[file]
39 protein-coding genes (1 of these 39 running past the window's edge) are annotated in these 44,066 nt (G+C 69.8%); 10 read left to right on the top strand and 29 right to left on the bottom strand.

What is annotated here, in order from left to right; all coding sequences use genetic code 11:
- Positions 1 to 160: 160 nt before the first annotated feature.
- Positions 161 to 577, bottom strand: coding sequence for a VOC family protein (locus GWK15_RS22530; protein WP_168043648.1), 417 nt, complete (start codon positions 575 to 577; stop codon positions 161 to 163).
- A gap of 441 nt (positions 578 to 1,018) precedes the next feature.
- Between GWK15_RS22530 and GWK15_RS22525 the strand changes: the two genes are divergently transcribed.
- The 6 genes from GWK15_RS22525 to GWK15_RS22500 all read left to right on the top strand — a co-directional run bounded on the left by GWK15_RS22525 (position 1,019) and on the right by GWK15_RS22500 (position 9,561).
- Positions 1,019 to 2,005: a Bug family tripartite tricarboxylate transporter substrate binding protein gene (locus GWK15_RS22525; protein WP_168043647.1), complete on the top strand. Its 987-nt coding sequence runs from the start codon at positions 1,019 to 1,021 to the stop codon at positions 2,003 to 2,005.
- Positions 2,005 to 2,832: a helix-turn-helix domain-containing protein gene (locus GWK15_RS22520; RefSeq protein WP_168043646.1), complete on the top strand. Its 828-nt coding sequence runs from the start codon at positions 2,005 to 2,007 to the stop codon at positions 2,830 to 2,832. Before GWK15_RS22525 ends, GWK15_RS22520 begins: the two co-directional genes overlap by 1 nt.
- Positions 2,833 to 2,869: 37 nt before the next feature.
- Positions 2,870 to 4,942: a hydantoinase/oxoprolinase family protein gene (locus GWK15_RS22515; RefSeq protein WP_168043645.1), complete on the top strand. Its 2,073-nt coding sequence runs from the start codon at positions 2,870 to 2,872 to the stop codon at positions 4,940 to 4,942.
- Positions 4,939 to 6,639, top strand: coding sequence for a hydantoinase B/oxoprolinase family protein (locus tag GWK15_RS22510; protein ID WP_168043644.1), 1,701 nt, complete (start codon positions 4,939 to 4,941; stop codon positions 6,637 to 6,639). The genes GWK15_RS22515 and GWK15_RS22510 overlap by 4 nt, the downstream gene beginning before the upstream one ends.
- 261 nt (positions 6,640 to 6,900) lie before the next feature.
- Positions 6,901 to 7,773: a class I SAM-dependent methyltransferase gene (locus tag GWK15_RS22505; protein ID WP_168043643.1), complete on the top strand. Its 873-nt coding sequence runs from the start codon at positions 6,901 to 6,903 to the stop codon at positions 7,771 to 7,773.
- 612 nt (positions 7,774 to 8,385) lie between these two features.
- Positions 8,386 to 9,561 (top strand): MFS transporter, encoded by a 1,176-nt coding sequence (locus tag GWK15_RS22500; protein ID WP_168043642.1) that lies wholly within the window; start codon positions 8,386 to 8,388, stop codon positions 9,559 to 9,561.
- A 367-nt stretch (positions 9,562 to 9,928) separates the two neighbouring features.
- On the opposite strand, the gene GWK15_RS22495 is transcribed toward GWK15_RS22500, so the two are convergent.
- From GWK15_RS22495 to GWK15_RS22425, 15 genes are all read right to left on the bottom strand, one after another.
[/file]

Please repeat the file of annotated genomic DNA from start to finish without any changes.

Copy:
39 protein-coding genes (1 of these 39 running past the window's edge) are annotated in these 44,066 nt (G+C 69.8%); 10 read left to right on the top strand and 29 right to left on the bottom strand.

What is annotated here, in order from left to right; all coding sequences use genetic code 11:
- Positions 1 to 160: 160 nt before the first annotated feature.
- Positions 161 to 577, bottom strand: coding sequence for a VOC family protein (locus GWK15_RS22530; protein WP_168043648.1), 417 nt, complete (start codon positions 575 to 577; stop codon positions 161 to 163).
- A gap of 441 nt (positions 578 to 1,018) precedes the next feature.
- Between GWK15_RS22530 and GWK15_RS22525 the strand changes: the two genes are divergently transcribed.
- The 6 genes from GWK15_RS22525 to GWK15_RS22500 all read left to right on the top strand — a co-directional run bounded on the left by GWK15_RS22525 (position 1,019) and on the right by GWK15_RS22500 (position 9,561).
- Positions 1,019 to 2,005: a Bug family tripartite tricarboxylate transporter substrate binding protein gene (locus GWK15_RS22525; protein WP_168043647.1), complete on the top strand. Its 987-nt coding sequence runs from the start codon at positions 1,019 to 1,021 to the stop codon at positions 2,003 to 2,005.
- Positions 2,005 to 2,832: a helix-turn-helix domain-containing protein gene (locus GWK15_RS22520; RefSeq protein WP_168043646.1), complete on the top strand. Its 828-nt coding sequence runs from the start codon at positions 2,005 to 2,007 to the stop codon at positions 2,830 to 2,832. Before GWK15_RS22525 ends, GWK15_RS22520 begins: the two co-directional genes overlap by 1 nt.
- Positions 2,833 to 2,869: 37 nt before the next feature.
- Positions 2,870 to 4,942: a hydantoinase/oxoprolinase family protein gene (locus GWK15_RS22515; RefSeq protein WP_168043645.1), complete on the top strand. Its 2,073-nt coding sequence runs from the start codon at positions 2,870 to 2,872 to the stop codon at positions 4,940 to 4,942.
- Positions 4,939 to 6,639, top strand: coding sequence for a hydantoinase B/oxoprolinase family protein (locus tag GWK15_RS22510; protein ID WP_168043644.1), 1,701 nt, complete (start codon positions 4,939 to 4,941; stop codon positions 6,637 to 6,639). The genes GWK15_RS22515 and GWK15_RS22510 overlap by 4 nt, the downstream gene beginning before the upstream one ends.
- 261 nt (positions 6,640 to 6,900) lie before the next feature.
- Positions 6,901 to 7,773: a class I SAM-dependent methyltransferase gene (locus tag GWK15_RS22505; protein ID WP_168043643.1), complete on the top strand. Its 873-nt coding sequence runs from the start codon at positions 6,901 to 6,903 to the stop codon at positions 7,771 to 7,773.
- 612 nt (positions 7,774 to 8,385) lie between these two features.
- Positions 8,386 to 9,561 (top strand): MFS transporter, encoded by a 1,176-nt coding sequence (locus tag GWK15_RS22500; protein ID WP_168043642.1) that lies wholly within the window; start codon positions 8,386 to 8,388, stop codon positions 9,559 to 9,561.
- A 367-nt stretch (positions 9,562 to 9,928) separates the two neighbouring features.
- On the opposite strand, the gene GWK15_RS22495 is transcribed toward GWK15_RS22500, so the two are convergent.
- From GWK15_RS22495 to GWK15_RS22425, 15 genes are all read right to left on the bottom strand, one after another.